“The first step necessary in reducing the odds of a middling TMS experience is to define the Desired End State (DES)”

The last big mistake I see is that even sophisticated buyers fall for the Logo Slide. Each technology provider has this slide as part of their sales deck and it shows all the companies that are using their software. The implicit message is “These companies have all done their due diligence and selected us. You should too!” Don’t fall for it. Look over the logos and focus on those organizations that look like you. Ask pointed questions as to what extent they are using the provider’s solution as well as their willingness to do reference calls, or better yet, site visits. 

So, how do successful organizations manage this process? First, shippers need to ensure that there is a fundamental alignment between the business needs of your organization and the strategic direction of the potential partner. Like any relationship, you are looking for one that is both long-term and mutually beneficial. For publicly traded technology companies, I recommend reviewing their financial documents, specifically their 10Qs and 10Ks. These lay out management’s vision for how the company expects to grow and will provide you a sense as how much the company will invest in the areas that you deem important. For non-public companies, seek to fully understand their financial health and business strategies by speaking with their CEO or CFO.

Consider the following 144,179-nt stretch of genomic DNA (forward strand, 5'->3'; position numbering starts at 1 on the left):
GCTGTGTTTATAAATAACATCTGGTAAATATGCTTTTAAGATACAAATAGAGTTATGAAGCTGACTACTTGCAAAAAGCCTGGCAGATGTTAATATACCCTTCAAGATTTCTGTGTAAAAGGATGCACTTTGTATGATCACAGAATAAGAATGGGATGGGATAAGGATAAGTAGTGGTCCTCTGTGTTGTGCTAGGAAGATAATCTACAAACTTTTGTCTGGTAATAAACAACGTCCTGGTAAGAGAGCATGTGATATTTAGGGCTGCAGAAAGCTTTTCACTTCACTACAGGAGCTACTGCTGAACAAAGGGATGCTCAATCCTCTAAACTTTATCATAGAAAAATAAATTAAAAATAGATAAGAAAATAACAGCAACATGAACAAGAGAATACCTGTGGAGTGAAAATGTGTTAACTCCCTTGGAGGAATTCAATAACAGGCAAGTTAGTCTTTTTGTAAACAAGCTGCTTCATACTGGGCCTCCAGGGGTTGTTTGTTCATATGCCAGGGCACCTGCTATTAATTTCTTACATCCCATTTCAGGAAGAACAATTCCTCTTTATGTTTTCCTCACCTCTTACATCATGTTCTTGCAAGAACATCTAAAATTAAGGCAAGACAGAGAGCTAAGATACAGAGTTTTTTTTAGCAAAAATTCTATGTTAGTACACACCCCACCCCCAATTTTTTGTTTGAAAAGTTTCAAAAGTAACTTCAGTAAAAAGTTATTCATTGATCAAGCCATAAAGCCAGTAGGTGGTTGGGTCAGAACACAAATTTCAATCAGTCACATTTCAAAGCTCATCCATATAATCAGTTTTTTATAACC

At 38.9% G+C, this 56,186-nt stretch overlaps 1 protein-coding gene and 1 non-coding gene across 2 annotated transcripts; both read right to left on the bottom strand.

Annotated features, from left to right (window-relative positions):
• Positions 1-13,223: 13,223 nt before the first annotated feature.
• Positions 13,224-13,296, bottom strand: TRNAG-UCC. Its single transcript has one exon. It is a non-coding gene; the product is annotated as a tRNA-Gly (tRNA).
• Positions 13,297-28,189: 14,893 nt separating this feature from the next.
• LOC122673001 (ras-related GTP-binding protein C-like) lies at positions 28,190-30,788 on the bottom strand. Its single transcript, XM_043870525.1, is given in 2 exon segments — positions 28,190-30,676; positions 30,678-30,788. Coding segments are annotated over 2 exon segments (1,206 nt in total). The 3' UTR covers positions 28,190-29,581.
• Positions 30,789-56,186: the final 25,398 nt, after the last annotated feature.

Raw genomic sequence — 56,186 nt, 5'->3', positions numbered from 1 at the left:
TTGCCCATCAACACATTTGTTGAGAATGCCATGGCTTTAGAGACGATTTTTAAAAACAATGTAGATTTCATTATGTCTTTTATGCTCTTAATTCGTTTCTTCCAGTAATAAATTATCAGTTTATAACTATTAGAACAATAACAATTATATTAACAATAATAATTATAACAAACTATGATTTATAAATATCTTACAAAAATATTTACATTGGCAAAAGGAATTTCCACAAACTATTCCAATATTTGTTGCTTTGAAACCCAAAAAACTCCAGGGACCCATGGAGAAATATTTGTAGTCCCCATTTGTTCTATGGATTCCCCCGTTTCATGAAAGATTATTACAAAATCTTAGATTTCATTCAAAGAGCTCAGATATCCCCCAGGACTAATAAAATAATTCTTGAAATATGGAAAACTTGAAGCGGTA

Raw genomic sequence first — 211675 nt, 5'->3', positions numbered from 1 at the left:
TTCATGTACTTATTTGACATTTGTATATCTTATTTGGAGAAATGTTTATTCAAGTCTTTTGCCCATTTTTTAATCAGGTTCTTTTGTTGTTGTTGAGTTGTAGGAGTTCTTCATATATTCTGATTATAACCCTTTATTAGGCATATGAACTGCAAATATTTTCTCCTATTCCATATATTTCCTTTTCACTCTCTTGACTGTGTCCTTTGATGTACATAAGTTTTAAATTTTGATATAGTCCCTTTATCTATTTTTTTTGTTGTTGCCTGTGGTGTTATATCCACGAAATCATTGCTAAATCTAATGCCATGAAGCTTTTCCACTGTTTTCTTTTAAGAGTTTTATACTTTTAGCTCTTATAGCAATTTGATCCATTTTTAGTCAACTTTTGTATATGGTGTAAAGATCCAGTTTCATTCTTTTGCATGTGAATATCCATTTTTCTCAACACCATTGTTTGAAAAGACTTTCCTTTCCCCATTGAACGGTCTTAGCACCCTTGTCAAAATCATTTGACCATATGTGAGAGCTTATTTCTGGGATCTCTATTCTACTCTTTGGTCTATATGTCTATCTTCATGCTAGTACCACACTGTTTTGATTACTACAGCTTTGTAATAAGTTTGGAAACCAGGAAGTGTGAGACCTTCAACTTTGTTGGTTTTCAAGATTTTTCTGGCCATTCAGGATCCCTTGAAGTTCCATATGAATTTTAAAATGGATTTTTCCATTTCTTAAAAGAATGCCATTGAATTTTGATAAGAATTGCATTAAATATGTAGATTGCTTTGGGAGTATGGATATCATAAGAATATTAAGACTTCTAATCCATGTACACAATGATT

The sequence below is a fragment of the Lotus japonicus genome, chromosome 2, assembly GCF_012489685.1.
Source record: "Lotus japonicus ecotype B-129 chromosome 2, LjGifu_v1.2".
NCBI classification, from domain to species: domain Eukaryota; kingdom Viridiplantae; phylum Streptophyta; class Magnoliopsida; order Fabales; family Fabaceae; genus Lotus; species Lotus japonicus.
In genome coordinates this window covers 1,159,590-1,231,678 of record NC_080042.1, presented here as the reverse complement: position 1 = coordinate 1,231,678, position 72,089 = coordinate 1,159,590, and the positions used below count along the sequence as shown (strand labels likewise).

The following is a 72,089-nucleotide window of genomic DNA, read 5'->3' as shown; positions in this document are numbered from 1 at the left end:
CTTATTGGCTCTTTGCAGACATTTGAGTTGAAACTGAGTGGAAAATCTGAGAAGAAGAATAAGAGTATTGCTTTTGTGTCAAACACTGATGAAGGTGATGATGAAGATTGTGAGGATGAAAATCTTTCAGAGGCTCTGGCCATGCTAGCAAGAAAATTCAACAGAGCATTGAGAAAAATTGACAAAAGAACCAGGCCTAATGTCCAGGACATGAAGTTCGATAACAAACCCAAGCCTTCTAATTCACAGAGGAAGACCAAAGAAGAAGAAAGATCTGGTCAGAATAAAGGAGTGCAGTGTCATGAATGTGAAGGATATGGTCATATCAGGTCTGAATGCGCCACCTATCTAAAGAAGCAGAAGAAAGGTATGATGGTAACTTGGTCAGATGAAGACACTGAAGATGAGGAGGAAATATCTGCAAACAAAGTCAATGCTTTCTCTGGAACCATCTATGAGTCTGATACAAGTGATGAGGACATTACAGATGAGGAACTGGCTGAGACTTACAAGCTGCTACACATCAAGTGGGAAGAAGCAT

I also recommend meeting with other constituents within the technology provider’s organization during the sales cycle. This includes product management, R&D, operations research and customer support.  These meetings are often enlightening as they provide a less guarded and more honest perspective than you get when speaking with polished sales professionals. 

Most importantly however, the organizations that are successful have taken the time to perform an honest assessment of their own strengths and weaknesses.   They know whether they have the competency, budget and patience to support and maintain large-scale transformative change, or instead should focus on tactical improvements and/or outsourcing.  Either path is valid, but for each shipper, there is only one “best” path. 

Conclusion

Transportation typically represents 3-6 percent of total sales for a large shipper; higher if the shipper has a substantial B2C sales channel or moves bulky products. This is a substantial expense to the business and is often an area ripe for savings. Identifying the levers that drive realizable value to the business, and then thoughtfully selecting the right technology and/or managed service providers will help to ensure your organization’s freight operations stand out in a world of mediocrity.